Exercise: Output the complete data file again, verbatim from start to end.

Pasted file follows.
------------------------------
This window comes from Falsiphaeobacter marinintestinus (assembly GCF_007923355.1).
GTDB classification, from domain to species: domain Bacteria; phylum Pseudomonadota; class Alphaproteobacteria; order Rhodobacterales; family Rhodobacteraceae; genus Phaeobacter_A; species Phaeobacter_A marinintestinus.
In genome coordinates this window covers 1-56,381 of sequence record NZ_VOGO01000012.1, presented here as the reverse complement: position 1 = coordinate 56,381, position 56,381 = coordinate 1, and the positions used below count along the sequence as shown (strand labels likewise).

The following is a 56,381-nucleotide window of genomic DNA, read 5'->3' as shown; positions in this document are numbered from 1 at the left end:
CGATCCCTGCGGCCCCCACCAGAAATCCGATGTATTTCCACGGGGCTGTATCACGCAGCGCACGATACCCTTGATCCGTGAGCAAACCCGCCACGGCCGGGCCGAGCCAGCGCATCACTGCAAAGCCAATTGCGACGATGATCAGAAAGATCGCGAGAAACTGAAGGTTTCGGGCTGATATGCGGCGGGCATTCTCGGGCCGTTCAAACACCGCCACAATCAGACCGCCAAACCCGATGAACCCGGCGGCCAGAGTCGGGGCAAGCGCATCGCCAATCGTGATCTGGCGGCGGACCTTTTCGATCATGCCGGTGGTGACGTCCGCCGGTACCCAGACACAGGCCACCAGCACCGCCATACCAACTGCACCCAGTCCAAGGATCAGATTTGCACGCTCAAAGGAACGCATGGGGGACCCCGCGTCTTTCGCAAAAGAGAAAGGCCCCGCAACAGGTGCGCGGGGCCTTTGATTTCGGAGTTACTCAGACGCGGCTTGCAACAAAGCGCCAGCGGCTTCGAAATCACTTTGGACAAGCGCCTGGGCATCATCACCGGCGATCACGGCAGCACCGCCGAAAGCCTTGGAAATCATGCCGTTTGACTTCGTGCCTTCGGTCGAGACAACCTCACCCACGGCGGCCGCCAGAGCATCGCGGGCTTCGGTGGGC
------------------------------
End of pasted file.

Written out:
This window comes from Falsiphaeobacter marinintestinus (assembly GCF_007923355.1).
GTDB classification, from domain to species: domain Bacteria; phylum Pseudomonadota; class Alphaproteobacteria; order Rhodobacterales; family Rhodobacteraceae; genus Phaeobacter_A; species Phaeobacter_A marinintestinus.
In genome coordinates this window covers 1-56,381 of sequence record NZ_VOGO01000012.1, presented here as the reverse complement: position 1 = coordinate 56,381, position 56,381 = coordinate 1, and the positions used below count along the sequence as shown (strand labels likewise).

The following is a 56,381-nucleotide window of genomic DNA, read 5'->3' as shown; positions in this document are numbered from 1 at the left end:
CGATCCCTGCGGCCCCCACCAGAAATCCGATGTATTTCCACGGGGCTGTATCACGCAGCGCACGATACCCTTGATCCGTGAGCAAACCCGCCACGGCCGGGCCGAGCCAGCGCATCACTGCAAAGCCAATTGCGACGATGATCAGAAAGATCGCGAGAAACTGAAGGTTTCGGGCTGATATGCGGCGGGCATTCTCGGGCCGTTCAAACACCGCCACAATCAGACCGCCAAACCCGATGAACCCGGCGGCCAGAGTCGGGGCAAGCGCATCGCCAATCGTGATCTGGCGGCGGACCTTTTCGATCATGCCGGTGGTGACGTCCGCCGGTACCCAGACACAGGCCACCAGCACCGCCATACCAACTGCACCCAGTCCAAGGATCAGATTTGCACGCTCAAAGGAACGCATGGGGGACCCCGCGTCTTTCGCAAAAGAGAAAGGCCCCGCAACAGGTGCGCGGGGCCTTTGATTTCGGAGTTACTCAGACGCGGCTTGCAACAAAGCGCCAGCGGCTTCGAAATCACTTTGGACAAGCGCCTGGGCATCATCACCGGCGATCACGGCAGCACCGCCGAAAGCCTTGGAAATCATGCCGTTTGACTTCGTGCCTTCGGTCGAGACAACCTCACCCACGGCGGCCGCCAGAGCATCGCGGGCTTCGGTGGGC